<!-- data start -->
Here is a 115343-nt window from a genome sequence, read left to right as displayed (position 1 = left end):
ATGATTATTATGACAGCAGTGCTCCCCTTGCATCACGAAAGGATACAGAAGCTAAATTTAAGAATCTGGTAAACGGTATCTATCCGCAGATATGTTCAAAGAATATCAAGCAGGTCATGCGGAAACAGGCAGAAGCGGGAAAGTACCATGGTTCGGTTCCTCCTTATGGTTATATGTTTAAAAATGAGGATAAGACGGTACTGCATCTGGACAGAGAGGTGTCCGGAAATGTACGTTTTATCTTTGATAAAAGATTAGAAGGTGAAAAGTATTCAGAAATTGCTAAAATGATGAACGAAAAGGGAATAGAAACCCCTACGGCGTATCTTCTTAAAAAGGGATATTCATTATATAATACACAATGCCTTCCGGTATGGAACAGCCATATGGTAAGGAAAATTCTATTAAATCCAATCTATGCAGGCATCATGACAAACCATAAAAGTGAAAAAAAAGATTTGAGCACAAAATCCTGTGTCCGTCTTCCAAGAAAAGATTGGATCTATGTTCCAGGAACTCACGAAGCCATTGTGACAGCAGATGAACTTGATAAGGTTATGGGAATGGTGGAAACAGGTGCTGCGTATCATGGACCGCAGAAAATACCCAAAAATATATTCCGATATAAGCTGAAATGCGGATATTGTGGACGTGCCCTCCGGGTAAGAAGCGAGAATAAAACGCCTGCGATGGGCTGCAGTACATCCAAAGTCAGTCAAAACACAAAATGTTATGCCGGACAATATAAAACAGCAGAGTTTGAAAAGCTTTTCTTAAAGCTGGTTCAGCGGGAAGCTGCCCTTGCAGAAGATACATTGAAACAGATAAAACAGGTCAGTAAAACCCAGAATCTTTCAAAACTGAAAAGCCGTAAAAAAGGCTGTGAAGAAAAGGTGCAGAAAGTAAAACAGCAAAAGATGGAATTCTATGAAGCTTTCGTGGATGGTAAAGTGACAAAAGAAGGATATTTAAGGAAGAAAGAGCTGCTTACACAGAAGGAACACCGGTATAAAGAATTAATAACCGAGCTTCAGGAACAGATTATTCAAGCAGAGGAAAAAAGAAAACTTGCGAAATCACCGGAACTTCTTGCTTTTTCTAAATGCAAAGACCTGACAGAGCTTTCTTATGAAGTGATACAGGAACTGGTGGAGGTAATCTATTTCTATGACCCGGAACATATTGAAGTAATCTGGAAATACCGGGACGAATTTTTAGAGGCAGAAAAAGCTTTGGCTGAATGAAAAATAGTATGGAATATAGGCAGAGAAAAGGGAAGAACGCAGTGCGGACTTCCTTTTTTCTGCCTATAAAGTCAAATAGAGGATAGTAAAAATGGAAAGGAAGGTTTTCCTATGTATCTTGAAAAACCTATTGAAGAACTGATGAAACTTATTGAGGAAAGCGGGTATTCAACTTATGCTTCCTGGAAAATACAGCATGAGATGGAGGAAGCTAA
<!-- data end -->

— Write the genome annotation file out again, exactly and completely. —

Here is a 115343-nt window from a genome sequence, read left to right as displayed (position 1 = left end):
ATGATTATTATGACAGCAGTGCTCCCCTTGCATCACGAAAGGATACAGAAGCTAAATTTAAGAATCTGGTAAACGGTATCTATCCGCAGATATGTTCAAAGAATATCAAGCAGGTCATGCGGAAACAGGCAGAAGCGGGAAAGTACCATGGTTCGGTTCCTCCTTATGGTTATATGTTTAAAAATGAGGATAAGACGGTACTGCATCTGGACAGAGAGGTGTCCGGAAATGTACGTTTTATCTTTGATAAAAGATTAGAAGGTGAAAAGTATTCAGAAATTGCTAAAATGATGAACGAAAAGGGAATAGAAACCCCTACGGCGTATCTTCTTAAAAAGGGATATTCATTATATAATACACAATGCCTTCCGGTATGGAACAGCCATATGGTAAGGAAAATTCTATTAAATCCAATCTATGCAGGCATCATGACAAACCATAAAAGTGAAAAAAAAGATTTGAGCACAAAATCCTGTGTCCGTCTTCCAAGAAAAGATTGGATCTATGTTCCAGGAACTCACGAAGCCATTGTGACAGCAGATGAACTTGATAAGGTTATGGGAATGGTGGAAACAGGTGCTGCGTATCATGGACCGCAGAAAATACCCAAAAATATATTCCGATATAAGCTGAAATGCGGATATTGTGGACGTGCCCTCCGGGTAAGAAGCGAGAATAAAACGCCTGCGATGGGCTGCAGTACATCCAAAGTCAGTCAAAACACAAAATGTTATGCCGGACAATATAAAACAGCAGAGTTTGAAAAGCTTTTCTTAAAGCTGGTTCAGCGGGAAGCTGCCCTTGCAGAAGATACATTGAAACAGATAAAACAGGTCAGTAAAACCCAGAATCTTTCAAAACTGAAAAGCCGTAAAAAAGGCTGTGAAGAAAAGGTGCAGAAAGTAAAACAGCAAAAGATGGAATTCTATGAAGCTTTCGTGGATGGTAAAGTGACAAAAGAAGGATATTTAAGGAAGAAAGAGCTGCTTACACAGAAGGAACACCGGTATAAAGAATTAATAACCGAGCTTCAGGAACAGATTATTCAAGCAGAGGAAAAAAGAAAACTTGCGAAATCACCGGAACTTCTTGCTTTTTCTAAATGCAAAGACCTGACAGAGCTTTCTTATGAAGTGATACAGGAACTGGTGGAGGTAATCTATTTCTATGACCCGGAACATATTGAAGTAATCTGGAAATACCGGGACGAATTTTTAGAGGCAGAAAAAGCTTTGGCTGAATGAAAAATAGTATGGAATATAGGCAGAGAAAAGGGAAGAACGCAGTGCGGACTTCCTTTTTTCTGCCTATAAAGTCAAATAGAGGATAGTAAAAATGGAAAGGAAGGTTTTCCTATGTATCTTGAAAAACCTATTGAAGAACTGATGAAACTTATTGAGGAAAGCGGGTATTCAACTTATGCTTCCTGGAAAATACAGCATGAGATGGAGGAAGCTAA